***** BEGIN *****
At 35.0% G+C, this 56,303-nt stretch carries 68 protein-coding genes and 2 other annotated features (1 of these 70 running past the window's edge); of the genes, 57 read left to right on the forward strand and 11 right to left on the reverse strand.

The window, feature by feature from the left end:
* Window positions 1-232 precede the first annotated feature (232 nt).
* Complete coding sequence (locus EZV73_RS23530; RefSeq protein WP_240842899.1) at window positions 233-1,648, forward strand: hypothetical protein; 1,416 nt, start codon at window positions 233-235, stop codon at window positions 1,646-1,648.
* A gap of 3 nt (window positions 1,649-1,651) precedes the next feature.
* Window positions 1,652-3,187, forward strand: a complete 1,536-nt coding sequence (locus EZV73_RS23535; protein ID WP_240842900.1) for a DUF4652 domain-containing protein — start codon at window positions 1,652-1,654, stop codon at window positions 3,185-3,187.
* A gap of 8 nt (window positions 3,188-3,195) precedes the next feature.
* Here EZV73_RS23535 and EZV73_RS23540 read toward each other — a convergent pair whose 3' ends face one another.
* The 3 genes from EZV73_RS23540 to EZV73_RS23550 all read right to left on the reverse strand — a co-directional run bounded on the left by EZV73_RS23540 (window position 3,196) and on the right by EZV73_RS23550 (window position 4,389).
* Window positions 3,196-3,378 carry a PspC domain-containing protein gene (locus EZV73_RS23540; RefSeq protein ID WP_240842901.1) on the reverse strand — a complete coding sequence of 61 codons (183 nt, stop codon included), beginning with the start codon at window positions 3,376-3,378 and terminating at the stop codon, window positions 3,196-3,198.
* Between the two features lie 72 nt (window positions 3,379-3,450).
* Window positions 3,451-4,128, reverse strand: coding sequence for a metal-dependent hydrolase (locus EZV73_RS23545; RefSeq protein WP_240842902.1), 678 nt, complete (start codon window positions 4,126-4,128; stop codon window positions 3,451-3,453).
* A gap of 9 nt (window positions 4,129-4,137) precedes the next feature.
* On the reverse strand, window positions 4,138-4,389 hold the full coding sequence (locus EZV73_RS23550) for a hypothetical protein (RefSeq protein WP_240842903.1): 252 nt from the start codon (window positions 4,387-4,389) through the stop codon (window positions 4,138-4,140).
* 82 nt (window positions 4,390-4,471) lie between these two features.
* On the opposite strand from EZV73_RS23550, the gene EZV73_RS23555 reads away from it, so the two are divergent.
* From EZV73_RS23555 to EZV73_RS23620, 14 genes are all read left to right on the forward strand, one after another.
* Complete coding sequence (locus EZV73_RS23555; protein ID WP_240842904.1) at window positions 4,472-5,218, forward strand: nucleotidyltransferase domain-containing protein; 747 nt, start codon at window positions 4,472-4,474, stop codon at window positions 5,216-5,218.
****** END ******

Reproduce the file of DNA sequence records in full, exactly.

At 35.0% G+C, this 56,303-nt stretch carries 68 protein-coding genes and 2 other annotated features (1 of these 70 running past the window's edge); of the genes, 57 read left to right on the forward strand and 11 right to left on the reverse strand.

The window, feature by feature from the left end:
* Window positions 1-232 precede the first annotated feature (232 nt).
* Complete coding sequence (locus EZV73_RS23530; RefSeq protein WP_240842899.1) at window positions 233-1,648, forward strand: hypothetical protein; 1,416 nt, start codon at window positions 233-235, stop codon at window positions 1,646-1,648.
* A gap of 3 nt (window positions 1,649-1,651) precedes the next feature.
* Window positions 1,652-3,187, forward strand: a complete 1,536-nt coding sequence (locus EZV73_RS23535; protein ID WP_240842900.1) for a DUF4652 domain-containing protein — start codon at window positions 1,652-1,654, stop codon at window positions 3,185-3,187.
* A gap of 8 nt (window positions 3,188-3,195) precedes the next feature.
* Here EZV73_RS23535 and EZV73_RS23540 read toward each other — a convergent pair whose 3' ends face one another.
* The 3 genes from EZV73_RS23540 to EZV73_RS23550 all read right to left on the reverse strand — a co-directional run bounded on the left by EZV73_RS23540 (window position 3,196) and on the right by EZV73_RS23550 (window position 4,389).
* Window positions 3,196-3,378 carry a PspC domain-containing protein gene (locus EZV73_RS23540; RefSeq protein ID WP_240842901.1) on the reverse strand — a complete coding sequence of 61 codons (183 nt, stop codon included), beginning with the start codon at window positions 3,376-3,378 and terminating at the stop codon, window positions 3,196-3,198.
* Between the two features lie 72 nt (window positions 3,379-3,450).
* Window positions 3,451-4,128, reverse strand: coding sequence for a metal-dependent hydrolase (locus EZV73_RS23545; RefSeq protein WP_240842902.1), 678 nt, complete (start codon window positions 4,126-4,128; stop codon window positions 3,451-3,453).
* A gap of 9 nt (window positions 4,129-4,137) precedes the next feature.
* On the reverse strand, window positions 4,138-4,389 hold the full coding sequence (locus EZV73_RS23550) for a hypothetical protein (RefSeq protein WP_240842903.1): 252 nt from the start codon (window positions 4,387-4,389) through the stop codon (window positions 4,138-4,140).
* 82 nt (window positions 4,390-4,471) lie between these two features.
* On the opposite strand from EZV73_RS23550, the gene EZV73_RS23555 reads away from it, so the two are divergent.
* From EZV73_RS23555 to EZV73_RS23620, 14 genes are all read left to right on the forward strand, one after another.
* Complete coding sequence (locus EZV73_RS23555; protein ID WP_240842904.1) at window positions 4,472-5,218, forward strand: nucleotidyltransferase domain-containing protein; 747 nt, start codon at window positions 4,472-4,474, stop codon at window positions 5,216-5,218.